Finding answers to environmental challenges

by Anonymous Author

As part of their doctoral studies, a group of young women at Lincoln University have helped to find answers to one of the major environmental challenges facing farming by contributing to research into reducing nitrate leaching on farms.

Forages for Reduced Nitrate Leaching (FRNL) is a six-year, $28m primary sector initiative aiming to reduce farming’s environmental footprint by improving the nitrogen efficiency of the animals and plants used on New Zealand farms.

Dairy, arable (crop) and sheep and beef farms are involved in the programme, which is focussing on three areas, alternative pasture species, crops, and farm systems.

The PhD students, Kirsty Martin, Anna Carlton, Roshean Woods, Lisa Box, Elena Minnee, and Grace Cun, joined a team of scientists from AgResearch, DairyNZ, Foundation for Arable Research, Landcare Research, Lincoln University, and Plant and Food Research investigating which forages will best reduce nitrate losses.

The multi-partner approach is the first of its kind on this scale in New Zealand where several organisations are working together seeking answers to improve environmental and economic sustainability.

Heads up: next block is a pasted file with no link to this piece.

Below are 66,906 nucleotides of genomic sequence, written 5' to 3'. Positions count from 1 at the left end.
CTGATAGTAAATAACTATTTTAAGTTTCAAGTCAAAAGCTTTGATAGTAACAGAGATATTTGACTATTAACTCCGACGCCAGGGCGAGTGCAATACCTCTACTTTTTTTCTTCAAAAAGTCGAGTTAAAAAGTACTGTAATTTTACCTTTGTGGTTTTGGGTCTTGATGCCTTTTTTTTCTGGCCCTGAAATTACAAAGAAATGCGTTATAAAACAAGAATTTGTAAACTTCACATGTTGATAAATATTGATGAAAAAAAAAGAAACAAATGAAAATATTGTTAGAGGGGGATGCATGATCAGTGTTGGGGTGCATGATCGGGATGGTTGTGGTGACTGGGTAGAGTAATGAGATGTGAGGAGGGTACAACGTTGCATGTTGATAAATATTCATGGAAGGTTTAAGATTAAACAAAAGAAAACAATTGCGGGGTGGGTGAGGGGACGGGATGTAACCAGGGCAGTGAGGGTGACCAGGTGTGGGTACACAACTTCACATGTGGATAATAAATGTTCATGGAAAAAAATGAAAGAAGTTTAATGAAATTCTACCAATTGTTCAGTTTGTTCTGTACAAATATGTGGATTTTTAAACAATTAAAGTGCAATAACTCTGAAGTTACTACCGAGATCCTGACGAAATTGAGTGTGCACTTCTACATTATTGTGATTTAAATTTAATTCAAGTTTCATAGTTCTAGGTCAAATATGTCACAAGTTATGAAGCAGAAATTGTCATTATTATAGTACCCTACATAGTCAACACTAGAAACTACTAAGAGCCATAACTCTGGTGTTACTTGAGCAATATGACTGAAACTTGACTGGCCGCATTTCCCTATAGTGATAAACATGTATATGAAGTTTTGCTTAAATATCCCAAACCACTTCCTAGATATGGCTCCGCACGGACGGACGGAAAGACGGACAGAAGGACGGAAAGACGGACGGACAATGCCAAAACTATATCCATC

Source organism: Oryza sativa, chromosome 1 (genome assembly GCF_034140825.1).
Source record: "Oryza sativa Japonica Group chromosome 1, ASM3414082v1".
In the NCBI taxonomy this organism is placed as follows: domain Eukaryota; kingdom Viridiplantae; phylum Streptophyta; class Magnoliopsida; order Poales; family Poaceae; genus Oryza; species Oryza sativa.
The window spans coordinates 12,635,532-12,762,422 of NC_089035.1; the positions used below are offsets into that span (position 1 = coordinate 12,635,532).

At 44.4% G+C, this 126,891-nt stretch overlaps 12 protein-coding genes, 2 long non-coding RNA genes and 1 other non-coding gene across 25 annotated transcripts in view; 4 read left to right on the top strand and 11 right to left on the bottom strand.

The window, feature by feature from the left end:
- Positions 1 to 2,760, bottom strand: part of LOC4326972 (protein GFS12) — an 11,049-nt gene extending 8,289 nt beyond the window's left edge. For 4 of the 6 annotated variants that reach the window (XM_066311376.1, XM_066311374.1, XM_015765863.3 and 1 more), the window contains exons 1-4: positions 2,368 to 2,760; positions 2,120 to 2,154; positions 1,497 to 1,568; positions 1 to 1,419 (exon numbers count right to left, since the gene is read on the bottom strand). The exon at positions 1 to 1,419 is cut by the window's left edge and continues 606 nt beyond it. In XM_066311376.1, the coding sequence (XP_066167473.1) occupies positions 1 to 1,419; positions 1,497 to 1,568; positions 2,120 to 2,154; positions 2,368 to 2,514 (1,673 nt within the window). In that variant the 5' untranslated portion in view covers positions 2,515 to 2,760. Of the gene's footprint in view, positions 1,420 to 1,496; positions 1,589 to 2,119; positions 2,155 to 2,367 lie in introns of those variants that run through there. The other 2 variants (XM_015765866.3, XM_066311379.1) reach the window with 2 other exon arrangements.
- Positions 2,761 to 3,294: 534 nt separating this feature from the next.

Based at the Lincoln University research dairy farm, Kirsty Martin is researching the response to nitrogen of 12 different pasture forages.

Her interest in farming began in rural England where she was brought up. Her family moved to New Zealand when she was 14 and a stint on a dairy farm in the school holidays made her decide that an agricultural science degree was a good career option. She has been monitoring plant responses to different levels of nitrogen applied as fertiliser to identify whether some are more efficient at utilising nitrogen than others.

“More nitrogen efficient pastures may lead to lower nitrogen inputs into the farm system and less risk of nitrate leaching.”

Ms Martin, now in the last stages of her PhD, said she is glad all her hard work is being used to make an impact on farmers to reduce their environmental footprint and wouldn’t have taken the three-year journey if it wasn’t useful to the industry.

Once finished, she will go on to work for a farm consulting company as an environmental consultant based out of Darfield.

“Taking on this three-year journey has been amazing,” Ms Martin said.

“I now have the experience and knowledge to understand the challenges farmers face with their environmental issues, and it’s my job to give them advice and assistance with the management and practical aspects of the solutions.”